Obern Baden/Statt Baeder/nach ihrer Gelegenheit auff das allerfleissigest contasehtet

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Article ID EUC565


Obern Baden/Statt Baeder/nach ihrer Gelegenheit auff das allerfleissigest contasehtet


Half-bird show of the city of Baden in the canton of Aargau in Switzerland with city coat of arms carried by two angels.


ca. 1550


Münster (1489-1552)

Sebastian Münsters (1489-1552) is one of the famous cosmographers of the Renaissance. Its real importance in the field of cartography is based on its famous cosmography, which he published in 1544 with 24 double-sided maps (including Moscow and Transylvania). The material for this came largely from research and the collection of information from around 1528, which he initially only wanted to use for a description of Germany, but was now sufficient for a map of the entire world and ultimately led to a cosmography. He constantly tried to improve this work, i.e. to replace or add to maps. In the edition of 1550, only 14 maps were taken over from the earlier editions. The 52 maps printed in the text were also only partially based on the old maps. The great success of this cosmography was also based on the precise work of the woodcuts mostly by Hans Holbein the Younger, Urs Graf, Hans Rudolph Deutsch and David Kandel. It was the first scientific and at the same time generally understandable description of the knowledge of the world in German, in which the basics of history and geography, astronomy and natural sciences, regional and folklore were summarized according to the state of knowledge at that time. Cosmography is the science of describing the earth and the universe. Until the late Middle Ages, geography, geology and astronomy were also part of it. The first edition of the Cosmographia took place in 1544 in German, printed in Heinrich Petri's office in Basel. Heinrich Petri was a son from the first marriage of Münster's wife to the Basel printer Adam Petri. Over half of all editions up to 1628 were also published in German. However, the work has also been published in Latin, French, Czech and Italian. The English editions all comprised only a part of the complete work. Viktor Hantzsch identified a total of 46 editions in 1898 (German 27; Latin 8; French 3; Italian 3; Czech 1) that appeared from 1544 to 1650, while Karl Heinz Burmeister only had 36 (German 21; Latin 5; French 6; Italian 3; Czech 1) that appeared between 1544 and 1628. The first edition from 1544 was followed by the second edition in 1545, the third in 1546, the fourth edition in 1548 and the fifth edition in 1550, each supplemented by new reports and details, text images, city views and maps and revised altogether. Little has been known about who - apart from the book printers Heinrich Petri and Sebastian Henricpetri - were responsible for the new editions after Münster's death. The 1628 edition was edited and expanded by the Basel theologian Wolfgang Meyer. With Cosmographia, Sebastian Münster has published for the first time a joint work by learned historians and artists, by publishers, wood cutters and engravers. The numerous vedute are usually made as woodcuts. Sebastian Münster obtained his knowledge from the travel reports and stories of various scholars, geographers, cartographers and sea travelers. Long after his death, "Kosmographie" was still a popular work with large editions: 27 German, 8 Latin, 3 French, 4 English and even 1 Czech editions appeared. The last edition appeared in Basel in 1650.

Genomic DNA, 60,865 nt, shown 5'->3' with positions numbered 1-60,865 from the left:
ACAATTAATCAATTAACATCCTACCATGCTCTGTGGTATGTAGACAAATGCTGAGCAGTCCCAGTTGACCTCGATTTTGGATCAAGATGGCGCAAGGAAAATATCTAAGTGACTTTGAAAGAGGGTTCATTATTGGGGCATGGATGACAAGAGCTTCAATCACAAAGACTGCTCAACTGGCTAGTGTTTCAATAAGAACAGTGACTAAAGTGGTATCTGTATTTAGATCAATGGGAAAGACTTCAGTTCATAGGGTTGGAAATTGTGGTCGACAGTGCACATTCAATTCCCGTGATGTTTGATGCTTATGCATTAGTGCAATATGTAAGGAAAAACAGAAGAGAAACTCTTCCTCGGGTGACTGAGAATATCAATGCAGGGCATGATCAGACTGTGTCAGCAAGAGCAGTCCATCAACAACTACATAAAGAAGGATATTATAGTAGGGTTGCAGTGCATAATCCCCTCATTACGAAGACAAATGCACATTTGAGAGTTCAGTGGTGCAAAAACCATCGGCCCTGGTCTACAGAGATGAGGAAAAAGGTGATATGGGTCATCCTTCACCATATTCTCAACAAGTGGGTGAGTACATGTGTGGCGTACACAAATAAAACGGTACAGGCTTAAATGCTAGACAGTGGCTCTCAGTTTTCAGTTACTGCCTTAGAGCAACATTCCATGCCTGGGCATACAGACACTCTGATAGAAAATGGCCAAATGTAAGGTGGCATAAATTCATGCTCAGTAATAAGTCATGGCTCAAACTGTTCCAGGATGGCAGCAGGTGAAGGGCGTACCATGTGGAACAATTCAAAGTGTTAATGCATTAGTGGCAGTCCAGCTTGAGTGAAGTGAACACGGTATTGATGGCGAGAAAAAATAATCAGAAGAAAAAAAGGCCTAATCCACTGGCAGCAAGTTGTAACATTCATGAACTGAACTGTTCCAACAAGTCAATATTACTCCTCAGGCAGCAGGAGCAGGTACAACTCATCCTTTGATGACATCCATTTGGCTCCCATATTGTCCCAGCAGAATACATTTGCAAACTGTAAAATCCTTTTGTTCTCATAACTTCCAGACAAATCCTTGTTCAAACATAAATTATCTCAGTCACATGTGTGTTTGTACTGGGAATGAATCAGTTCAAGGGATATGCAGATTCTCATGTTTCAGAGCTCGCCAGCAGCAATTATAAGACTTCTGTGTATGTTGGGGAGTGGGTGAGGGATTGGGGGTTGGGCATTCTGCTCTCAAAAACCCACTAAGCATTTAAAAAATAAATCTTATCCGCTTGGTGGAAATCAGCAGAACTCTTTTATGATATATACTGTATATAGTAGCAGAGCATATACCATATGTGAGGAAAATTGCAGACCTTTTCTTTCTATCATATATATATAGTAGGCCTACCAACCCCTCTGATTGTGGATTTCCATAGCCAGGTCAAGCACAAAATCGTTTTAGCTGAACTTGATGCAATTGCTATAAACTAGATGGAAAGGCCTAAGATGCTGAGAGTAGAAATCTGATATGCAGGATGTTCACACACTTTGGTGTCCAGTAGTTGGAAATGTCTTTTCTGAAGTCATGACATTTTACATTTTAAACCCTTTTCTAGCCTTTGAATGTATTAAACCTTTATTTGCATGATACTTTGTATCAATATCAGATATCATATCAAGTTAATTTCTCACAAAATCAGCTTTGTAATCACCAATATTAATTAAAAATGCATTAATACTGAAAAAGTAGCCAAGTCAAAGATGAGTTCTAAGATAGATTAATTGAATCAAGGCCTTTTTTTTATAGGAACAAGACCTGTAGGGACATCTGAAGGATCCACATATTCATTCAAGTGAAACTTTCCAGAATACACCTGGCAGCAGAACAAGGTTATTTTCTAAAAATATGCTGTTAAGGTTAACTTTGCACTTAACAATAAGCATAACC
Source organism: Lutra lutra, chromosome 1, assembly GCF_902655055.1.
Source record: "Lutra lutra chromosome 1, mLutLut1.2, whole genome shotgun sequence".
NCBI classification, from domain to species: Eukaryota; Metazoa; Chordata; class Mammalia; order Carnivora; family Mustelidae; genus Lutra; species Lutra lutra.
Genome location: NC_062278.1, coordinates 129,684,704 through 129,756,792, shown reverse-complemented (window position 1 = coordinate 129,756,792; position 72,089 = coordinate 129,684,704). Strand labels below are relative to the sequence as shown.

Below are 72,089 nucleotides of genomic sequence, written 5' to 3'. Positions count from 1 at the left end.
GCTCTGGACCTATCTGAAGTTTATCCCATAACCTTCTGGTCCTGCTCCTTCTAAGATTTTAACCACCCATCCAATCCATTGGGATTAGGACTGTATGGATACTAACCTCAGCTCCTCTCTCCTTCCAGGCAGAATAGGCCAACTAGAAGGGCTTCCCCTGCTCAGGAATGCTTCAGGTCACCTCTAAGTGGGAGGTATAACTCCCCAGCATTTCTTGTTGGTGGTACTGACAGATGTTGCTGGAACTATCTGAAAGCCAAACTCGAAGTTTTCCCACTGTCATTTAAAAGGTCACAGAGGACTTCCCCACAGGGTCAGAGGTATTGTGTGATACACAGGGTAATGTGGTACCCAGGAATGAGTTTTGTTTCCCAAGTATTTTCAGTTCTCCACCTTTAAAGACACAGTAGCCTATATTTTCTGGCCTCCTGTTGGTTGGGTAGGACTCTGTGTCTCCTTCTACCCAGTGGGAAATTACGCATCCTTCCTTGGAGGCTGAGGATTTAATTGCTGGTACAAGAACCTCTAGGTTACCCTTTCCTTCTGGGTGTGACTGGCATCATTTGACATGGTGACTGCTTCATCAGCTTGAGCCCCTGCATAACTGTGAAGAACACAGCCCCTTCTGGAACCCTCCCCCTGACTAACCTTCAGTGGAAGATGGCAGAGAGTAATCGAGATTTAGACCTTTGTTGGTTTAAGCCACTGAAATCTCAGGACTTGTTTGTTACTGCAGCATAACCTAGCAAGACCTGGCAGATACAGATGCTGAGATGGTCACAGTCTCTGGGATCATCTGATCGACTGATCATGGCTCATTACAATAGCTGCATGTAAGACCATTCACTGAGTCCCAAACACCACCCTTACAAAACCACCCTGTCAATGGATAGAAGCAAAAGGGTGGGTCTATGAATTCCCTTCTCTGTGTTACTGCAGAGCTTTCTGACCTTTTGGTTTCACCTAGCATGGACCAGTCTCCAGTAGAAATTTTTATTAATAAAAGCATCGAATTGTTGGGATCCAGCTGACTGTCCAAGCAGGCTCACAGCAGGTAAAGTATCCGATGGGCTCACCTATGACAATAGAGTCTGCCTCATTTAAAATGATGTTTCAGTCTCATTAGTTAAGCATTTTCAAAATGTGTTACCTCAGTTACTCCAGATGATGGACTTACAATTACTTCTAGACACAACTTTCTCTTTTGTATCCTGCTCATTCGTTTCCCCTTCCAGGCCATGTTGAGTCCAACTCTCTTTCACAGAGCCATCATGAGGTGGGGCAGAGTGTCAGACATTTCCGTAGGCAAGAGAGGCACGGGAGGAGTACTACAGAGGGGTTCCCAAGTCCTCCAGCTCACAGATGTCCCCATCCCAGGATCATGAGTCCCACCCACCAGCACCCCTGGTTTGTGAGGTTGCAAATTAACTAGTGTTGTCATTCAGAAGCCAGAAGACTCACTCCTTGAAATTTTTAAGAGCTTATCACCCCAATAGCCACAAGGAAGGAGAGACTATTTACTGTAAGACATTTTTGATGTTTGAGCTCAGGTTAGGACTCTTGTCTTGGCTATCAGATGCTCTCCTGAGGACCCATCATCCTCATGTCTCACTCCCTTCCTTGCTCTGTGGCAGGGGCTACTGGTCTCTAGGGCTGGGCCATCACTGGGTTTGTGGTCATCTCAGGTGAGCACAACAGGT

Historical Description

The Limmat valley was already settled during the Mesolithic period. In 14 AD, the Romans built the Vindonissa legionary camp about five kilometers west of Baden, on the municipal territory of Windisch. The Roman legionaries recognized the healing properties of the thermal water and built thermal baths at the bend of the Limmat River, attested in inscriptions as Aquae Helveticae. Alamannic graves from the 7th century indicate that the area was continuously settled after the final withdrawal of the Romans in the first decade of the 5th century. Before the turn of the millennium, Stein Castle was built on the rocky ridge of the Schlossberg. Before 1127 there was a division of the Lenzburg dominion; the descendants of Arnold II. (1070-1127) called themselves the Counts of Baden. The Baden line died out in 1172. About 800 meters north of the main settlement was a second settlement center around the thermal springs, with the "Great Baths" on the left bank and the "Small Baths" on the right bank of the river. Around 1250, Baden developed into its own high court district. Even in Habsburg times, Baden had been a popular place of negotiation because of the baths and the associated diversions. In 1512, the city of Baden received a valuable Julius banner from Pope Julius II specifically because of the successful expulsion of the French. In 1529, latent tensions led to the First Kappeler War, which ended without a fight. In the Second Kappeler War of 1531, the Catholic towns prevented the further spread of the Reformation. According to the Second Land Peace, several parishes around Baden and the Wettingen Monastery were recatholicized. Baden remained a popular destination for secular and ecclesiastical dignitaries of both confessions.

Place of Publication Basle
Dimensions (cm)28 x 35 cm
ConditionVery good
Coloringoriginal colored


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